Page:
Geoff Meeker pointed out this interesting article on Facebook yesterday. It's about six weeks old, but I'd never heard talk of it before. About 200 companies have announced they are boycotting Glenn Beck's show on the Fox News Network. Some, like Apple, have announced they're done with Fox altogether.
I had an initial mixed reaction when I read that. On the one hand, good. I confess my only real exposure to Beck is when watching Jon Stewart ruthlessly mock him. I'm not sure what Stewart would have done this past year if he didn't have Beck to go up one side and down the other on. But from everything I've read and seen, the man is a serious douchebag. Yes, I believe in opinions and commentary. Yes, I believe a little exaggeration for comedic effect can have value. But whatever Beck is up to it's of little value to public discourse, although probably of large value to Beck's bank account.
Let's put it this way, if Beck and Anne Coulter ever had a child, I'm pretty sure it would be meeting the Messiah on the Fields of Armageddon in about 20 or 30 years time.
Here's the thing though, boycotts like this have always made me a touch squeamish. There's something about "we don't like what you're saying, so we're not going to advertise with you" that triggers a reaction. Conservative religious groups have used similar tactics for years against radio stations, movie studios and television networks. Yes, I understand it's a perfectly legal and valid method of protest, but it always felt like "we can't beat you in a fair argument, so we're going to go after your money."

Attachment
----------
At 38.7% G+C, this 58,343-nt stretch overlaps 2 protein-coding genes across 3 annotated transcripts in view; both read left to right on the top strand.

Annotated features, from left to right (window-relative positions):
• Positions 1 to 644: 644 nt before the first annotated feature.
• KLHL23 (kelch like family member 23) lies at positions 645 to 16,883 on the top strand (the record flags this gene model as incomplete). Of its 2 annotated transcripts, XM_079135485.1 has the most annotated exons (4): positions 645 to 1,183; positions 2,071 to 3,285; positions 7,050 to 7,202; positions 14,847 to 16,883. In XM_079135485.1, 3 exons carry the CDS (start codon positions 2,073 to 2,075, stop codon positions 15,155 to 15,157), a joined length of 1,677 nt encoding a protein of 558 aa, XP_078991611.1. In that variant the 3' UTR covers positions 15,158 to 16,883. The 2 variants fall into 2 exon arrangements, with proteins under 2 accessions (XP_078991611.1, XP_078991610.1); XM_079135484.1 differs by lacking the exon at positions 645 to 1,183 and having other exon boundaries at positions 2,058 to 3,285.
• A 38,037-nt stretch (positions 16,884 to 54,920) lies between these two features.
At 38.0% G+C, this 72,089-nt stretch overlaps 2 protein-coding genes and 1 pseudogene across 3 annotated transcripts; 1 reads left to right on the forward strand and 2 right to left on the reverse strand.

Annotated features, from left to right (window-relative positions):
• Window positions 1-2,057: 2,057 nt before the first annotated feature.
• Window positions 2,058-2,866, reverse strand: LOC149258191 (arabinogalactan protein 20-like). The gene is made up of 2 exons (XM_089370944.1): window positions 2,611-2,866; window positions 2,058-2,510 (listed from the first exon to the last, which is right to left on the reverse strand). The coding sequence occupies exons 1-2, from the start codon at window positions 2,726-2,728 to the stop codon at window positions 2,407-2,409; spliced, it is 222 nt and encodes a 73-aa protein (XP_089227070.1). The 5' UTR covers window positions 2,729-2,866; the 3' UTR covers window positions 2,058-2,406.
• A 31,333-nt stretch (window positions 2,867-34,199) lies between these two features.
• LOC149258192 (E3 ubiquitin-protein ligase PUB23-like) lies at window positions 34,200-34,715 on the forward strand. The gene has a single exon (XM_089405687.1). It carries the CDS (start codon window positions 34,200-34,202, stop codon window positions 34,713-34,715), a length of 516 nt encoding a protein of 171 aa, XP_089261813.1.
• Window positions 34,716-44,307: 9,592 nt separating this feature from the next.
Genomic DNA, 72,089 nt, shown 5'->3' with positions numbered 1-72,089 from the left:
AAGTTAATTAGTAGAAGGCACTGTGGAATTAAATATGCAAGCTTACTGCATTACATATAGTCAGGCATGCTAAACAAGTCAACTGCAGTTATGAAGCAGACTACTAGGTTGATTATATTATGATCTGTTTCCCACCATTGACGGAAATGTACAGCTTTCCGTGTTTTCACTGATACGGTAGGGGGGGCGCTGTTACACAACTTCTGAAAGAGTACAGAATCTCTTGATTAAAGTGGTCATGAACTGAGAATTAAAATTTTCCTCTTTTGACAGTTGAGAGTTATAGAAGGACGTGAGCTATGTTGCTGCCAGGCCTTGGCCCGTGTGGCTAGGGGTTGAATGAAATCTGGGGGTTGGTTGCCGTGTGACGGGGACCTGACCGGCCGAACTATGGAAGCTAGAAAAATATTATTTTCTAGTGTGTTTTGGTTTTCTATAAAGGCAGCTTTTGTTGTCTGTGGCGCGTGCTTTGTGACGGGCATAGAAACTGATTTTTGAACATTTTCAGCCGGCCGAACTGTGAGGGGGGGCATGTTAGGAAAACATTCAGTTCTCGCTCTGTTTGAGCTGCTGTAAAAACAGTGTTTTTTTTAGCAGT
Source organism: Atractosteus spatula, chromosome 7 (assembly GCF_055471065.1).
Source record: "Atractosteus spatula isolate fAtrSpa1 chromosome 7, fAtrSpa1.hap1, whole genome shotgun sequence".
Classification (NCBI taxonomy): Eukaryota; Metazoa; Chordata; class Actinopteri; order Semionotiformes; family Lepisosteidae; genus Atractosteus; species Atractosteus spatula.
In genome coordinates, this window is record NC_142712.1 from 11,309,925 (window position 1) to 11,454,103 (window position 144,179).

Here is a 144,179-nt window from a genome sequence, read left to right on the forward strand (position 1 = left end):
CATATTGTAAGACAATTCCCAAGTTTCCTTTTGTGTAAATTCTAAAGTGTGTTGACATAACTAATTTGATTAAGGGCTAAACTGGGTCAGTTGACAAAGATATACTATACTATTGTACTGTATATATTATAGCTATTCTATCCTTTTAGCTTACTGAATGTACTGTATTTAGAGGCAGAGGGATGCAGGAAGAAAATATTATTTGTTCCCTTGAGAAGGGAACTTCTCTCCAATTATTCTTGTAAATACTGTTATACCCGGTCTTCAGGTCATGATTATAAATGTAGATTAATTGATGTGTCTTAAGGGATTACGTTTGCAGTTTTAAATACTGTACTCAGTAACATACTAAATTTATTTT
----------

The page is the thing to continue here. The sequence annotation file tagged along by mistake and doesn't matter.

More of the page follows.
Although at least those boycotting Beck have not, to my knowledge, done what some of those groups did...go directly to people advertising on a tv or radio station and tell them they were going to boycott their business if they didn't stop advertising with the offending party. That always pissed me off. That always struck me as particularly cowardly.
No one is putting a gun to your heads and saying "you must advertise even if you don't like what they're being said." And considering Beck is more often then not spreading hate, I should be glad there are companies willing to take the stand and say, "no, we're not giving our money to you so you can keep saying that."
However, it still makes me feel a bit weird. Any thoughts?
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